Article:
I am a woman. I am a feminist, a Christian, an athlete, a singer, a nerd, a perfectionist, a goofball, and the founder of Alta Trails.
I could list a hundred labels that describe me, but none of them would sufficiently answer the question “Who am I?” Labels are tricky because often they are assigned to us rather than chosen by us. Additionally, labels come with a myriad of assumed connotations. There is a prescribed image that pops into your head when I say I’m a woman or an athlete. Labels are useful for categorization, but they fall short when it comes to describing individuals.
Stories, on the other hand, tell us the why’s and the how’s. They reveal a person’s character, passions, weaknesses, and journeys. Personally, I love stories – listening to them and telling them. So here is one of my stories that might help shed some light on why I love Alta Trails.
(excerpt adapted from my senior thesis on the culture of thru-hikers)
In total darkness, I carefully loaded my backpack for the last time and silently marched out of camp. I hiked with determination like every day before, but this mountain was different. This was my final climb of the Appalachian Trail. The trail was steep and littered with boulders, but my legs powered over every obstacle with strength and agility. The morning sun rose behind me, illuminating the vast expanse of nature. After nearly three hours of scrambling uphill and over rocks, the iconic sign which had been my destination for four months emerged through the fog.
Four months ago, at the beginning of my hike, I would have been disappointed that there was no view on Mount Katahdin, the peak that marks the end of the Appalachian Trail. But that morning it wasn’t about the view. In fact, I could not have cared less that I was surrounded by clouds at the summit because all I needed to see was that sign: “Northern Terminus of the Appalachian Trail,” with an arrow pointing south to where I had begun: “Springer Mountain, Georgia – 2189.1 miles.” I raced toward the sign, kissed it, and proceeded to scream at the top of my lungs. I had always wanted to yell from the top of mountains, but I’d always chickened out when I saw other hikers nearby. I was nervous they would judge me or laugh or think something was wrong. Not this time. On Mount Katahdin, I let it rip. My shouts dissipated into the wilderness, and tears flooded my eyes. I couldn’t tell if I was sobbing because I was sad or happy or exhausted or scared or excited or simply overwhelmed. Perhaps all of the above.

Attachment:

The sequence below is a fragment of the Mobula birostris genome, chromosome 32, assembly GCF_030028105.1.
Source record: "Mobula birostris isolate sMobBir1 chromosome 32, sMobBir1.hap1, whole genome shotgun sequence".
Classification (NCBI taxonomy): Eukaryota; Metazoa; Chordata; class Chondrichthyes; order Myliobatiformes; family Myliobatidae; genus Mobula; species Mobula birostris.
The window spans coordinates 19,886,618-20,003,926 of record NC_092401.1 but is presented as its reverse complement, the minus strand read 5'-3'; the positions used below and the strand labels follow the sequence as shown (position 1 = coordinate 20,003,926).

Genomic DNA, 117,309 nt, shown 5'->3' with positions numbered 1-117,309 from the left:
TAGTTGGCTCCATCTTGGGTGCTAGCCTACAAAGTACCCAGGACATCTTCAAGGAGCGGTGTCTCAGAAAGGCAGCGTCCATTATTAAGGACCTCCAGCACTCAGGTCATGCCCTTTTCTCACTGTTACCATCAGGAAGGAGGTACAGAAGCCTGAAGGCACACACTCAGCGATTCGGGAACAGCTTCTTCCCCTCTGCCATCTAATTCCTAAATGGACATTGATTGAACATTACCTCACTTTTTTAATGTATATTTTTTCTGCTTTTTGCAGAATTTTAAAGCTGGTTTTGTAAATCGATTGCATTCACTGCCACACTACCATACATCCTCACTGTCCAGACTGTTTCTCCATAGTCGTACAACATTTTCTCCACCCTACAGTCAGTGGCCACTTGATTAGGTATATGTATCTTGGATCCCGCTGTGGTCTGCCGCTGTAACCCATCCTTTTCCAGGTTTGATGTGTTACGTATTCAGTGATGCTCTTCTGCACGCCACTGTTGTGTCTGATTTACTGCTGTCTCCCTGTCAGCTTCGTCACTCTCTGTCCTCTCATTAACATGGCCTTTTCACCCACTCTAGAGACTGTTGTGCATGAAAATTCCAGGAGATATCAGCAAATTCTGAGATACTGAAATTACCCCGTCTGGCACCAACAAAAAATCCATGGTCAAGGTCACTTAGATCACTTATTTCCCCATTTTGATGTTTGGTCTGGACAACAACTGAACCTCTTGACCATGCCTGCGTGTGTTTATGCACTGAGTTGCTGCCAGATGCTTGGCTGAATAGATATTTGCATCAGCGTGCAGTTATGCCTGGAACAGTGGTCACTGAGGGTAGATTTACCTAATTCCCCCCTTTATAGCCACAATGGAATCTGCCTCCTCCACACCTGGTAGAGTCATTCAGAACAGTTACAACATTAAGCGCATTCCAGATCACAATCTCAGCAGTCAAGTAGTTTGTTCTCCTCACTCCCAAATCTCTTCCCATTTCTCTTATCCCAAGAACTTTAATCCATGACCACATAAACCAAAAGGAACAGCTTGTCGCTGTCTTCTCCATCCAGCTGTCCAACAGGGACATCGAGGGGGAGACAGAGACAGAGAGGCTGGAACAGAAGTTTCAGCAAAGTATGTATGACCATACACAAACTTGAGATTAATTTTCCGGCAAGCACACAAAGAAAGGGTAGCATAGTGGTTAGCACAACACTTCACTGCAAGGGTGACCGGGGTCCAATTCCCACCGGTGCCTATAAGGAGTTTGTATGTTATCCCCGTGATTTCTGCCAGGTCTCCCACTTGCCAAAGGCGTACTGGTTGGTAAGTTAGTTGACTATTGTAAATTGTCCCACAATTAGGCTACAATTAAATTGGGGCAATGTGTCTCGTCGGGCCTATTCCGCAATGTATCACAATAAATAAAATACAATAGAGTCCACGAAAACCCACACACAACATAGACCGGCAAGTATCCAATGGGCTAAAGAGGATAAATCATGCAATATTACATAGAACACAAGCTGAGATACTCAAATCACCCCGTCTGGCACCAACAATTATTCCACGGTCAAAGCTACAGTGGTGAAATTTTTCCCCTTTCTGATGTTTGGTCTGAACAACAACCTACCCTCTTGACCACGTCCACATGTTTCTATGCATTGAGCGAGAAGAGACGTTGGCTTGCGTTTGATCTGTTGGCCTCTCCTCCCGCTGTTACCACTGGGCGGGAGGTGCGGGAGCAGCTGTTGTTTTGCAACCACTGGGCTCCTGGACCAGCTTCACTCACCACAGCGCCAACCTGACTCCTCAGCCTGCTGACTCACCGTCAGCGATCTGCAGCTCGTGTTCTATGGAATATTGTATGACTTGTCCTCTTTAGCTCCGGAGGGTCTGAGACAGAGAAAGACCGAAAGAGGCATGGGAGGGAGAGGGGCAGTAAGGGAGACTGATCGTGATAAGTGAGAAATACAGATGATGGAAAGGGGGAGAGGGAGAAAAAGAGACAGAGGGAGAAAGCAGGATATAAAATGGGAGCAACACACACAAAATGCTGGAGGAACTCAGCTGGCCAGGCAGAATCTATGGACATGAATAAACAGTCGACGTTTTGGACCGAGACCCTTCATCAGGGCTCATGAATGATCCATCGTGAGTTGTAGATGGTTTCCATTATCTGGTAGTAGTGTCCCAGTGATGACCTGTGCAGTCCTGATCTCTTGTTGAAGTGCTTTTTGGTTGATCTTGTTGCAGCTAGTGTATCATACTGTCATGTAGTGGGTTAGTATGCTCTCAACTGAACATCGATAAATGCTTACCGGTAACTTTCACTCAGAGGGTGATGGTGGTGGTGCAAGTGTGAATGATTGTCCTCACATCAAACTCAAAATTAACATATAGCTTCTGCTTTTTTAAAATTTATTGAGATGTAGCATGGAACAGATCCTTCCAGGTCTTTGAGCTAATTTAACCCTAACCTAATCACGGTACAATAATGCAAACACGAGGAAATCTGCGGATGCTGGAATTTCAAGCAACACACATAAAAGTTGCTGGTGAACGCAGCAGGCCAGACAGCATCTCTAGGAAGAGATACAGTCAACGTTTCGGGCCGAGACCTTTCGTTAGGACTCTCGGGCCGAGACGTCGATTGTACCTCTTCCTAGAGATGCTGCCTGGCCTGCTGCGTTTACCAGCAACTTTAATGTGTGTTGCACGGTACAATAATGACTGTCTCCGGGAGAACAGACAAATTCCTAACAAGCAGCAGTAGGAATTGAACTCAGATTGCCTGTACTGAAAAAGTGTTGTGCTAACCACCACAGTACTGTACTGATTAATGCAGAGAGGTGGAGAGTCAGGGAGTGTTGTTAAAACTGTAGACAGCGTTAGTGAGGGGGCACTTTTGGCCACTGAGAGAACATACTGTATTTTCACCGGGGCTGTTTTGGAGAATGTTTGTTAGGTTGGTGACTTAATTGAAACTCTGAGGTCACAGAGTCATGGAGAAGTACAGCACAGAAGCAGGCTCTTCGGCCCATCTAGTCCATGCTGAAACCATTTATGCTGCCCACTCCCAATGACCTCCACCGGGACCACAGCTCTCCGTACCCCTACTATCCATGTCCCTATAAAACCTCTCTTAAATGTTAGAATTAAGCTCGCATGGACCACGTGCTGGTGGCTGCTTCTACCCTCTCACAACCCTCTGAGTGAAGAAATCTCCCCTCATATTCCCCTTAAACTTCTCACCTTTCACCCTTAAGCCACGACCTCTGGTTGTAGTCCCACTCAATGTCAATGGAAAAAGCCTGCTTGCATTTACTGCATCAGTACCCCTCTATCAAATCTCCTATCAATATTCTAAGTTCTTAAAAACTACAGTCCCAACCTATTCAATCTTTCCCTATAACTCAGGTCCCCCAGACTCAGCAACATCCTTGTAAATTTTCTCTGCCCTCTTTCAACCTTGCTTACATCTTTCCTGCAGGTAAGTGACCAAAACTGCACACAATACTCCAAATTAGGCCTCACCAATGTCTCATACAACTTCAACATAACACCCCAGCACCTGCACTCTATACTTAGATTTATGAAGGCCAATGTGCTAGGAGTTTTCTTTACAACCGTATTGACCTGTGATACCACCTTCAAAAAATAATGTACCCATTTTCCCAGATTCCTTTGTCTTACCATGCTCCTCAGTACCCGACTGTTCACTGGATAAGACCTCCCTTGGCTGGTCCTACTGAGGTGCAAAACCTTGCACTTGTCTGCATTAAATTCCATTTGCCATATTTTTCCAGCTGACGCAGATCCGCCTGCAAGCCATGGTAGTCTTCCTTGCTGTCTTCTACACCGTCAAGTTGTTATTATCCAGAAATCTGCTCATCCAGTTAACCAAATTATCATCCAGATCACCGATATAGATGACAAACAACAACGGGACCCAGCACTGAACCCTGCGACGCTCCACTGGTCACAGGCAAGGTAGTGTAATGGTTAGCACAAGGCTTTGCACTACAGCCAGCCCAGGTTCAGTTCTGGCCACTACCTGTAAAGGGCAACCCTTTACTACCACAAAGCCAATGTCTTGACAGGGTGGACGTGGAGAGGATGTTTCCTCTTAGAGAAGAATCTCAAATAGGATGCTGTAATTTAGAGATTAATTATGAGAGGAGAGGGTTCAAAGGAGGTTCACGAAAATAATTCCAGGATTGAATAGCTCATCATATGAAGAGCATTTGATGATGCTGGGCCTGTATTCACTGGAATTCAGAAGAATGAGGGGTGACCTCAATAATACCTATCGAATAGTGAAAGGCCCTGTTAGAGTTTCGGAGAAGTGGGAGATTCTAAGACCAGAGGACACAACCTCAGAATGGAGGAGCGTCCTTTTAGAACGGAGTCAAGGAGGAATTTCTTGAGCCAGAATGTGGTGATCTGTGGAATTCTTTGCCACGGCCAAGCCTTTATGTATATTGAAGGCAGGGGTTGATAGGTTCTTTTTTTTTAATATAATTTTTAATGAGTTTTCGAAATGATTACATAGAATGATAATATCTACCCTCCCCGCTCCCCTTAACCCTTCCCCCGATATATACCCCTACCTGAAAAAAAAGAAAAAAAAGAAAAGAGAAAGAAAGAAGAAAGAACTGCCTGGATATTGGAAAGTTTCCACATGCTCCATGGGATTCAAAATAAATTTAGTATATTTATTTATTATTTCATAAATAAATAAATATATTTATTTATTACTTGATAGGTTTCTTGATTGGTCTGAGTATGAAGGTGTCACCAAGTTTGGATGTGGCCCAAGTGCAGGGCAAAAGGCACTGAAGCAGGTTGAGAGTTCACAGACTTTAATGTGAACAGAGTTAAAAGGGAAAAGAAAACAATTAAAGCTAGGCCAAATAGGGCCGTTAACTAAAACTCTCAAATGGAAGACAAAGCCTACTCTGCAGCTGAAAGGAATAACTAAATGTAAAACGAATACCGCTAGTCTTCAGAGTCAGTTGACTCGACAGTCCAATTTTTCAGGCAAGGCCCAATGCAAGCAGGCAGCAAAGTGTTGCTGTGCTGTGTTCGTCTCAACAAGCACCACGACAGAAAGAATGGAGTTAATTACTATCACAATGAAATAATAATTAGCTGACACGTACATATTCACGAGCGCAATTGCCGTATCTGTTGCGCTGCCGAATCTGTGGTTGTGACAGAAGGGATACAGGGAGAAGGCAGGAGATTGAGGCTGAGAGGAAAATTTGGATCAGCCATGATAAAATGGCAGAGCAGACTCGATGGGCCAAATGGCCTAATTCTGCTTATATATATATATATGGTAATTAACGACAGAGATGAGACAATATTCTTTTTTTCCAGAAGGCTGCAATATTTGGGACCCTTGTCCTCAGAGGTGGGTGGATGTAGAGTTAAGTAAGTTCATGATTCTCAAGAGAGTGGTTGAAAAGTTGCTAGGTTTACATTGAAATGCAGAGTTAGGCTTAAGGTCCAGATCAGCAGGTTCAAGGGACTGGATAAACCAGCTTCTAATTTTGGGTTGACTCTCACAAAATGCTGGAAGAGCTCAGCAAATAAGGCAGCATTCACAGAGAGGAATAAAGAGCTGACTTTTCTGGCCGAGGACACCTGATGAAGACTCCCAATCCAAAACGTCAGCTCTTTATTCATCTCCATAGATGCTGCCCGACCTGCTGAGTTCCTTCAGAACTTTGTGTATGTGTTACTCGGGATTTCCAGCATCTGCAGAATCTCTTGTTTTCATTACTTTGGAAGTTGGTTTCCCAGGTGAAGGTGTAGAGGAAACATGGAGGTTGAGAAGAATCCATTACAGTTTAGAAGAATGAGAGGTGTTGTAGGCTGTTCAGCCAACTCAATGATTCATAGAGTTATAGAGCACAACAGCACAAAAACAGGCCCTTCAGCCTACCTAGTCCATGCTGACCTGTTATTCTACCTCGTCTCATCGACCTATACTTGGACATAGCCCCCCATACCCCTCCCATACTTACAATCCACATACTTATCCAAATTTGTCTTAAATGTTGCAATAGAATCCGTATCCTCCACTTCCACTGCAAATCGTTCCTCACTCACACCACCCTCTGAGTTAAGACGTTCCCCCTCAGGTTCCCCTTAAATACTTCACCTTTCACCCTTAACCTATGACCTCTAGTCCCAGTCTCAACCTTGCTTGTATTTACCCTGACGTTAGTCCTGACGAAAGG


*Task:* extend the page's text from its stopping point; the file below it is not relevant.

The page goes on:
I sat there crying at the summit until my growling stomach took charge, and I ate my last Pop-Tarts of the Appalachian Trail. I was completely alone yet connected to generations of thru- hikers who have stood in triumph on that very rock. “Now what?” I pondered. Lunch? Or feast? Nap? Shower? I was thrilled to have finished, but I wasn’t ready to be done. In the words of a fellow hiker, “I went to the Appalachian Trail to get hiking out of my system, but I discovered that hiking is my system.”
Hiking IS my system. When I am wandering in the woods, I am the most confident version of myself. I feel strong and self-reliant, while simultaneously supported by an intangible connection with every other hiker. At school, it’s easy to be in a room full of people but feel totally alone. On trail, I am often by myself, but I am never without community.
Alta Trails is founded in the spirit of the trail – once you set foot on an Alta program, you are forever part of our trail family. Our quirky, uplifting, and deeply loving family. We are not perfect. I certainly am not perfect. But we are excited to discover and grow in our future together.
My name is Emma. I am a hiker. I am your sister. And you are mine.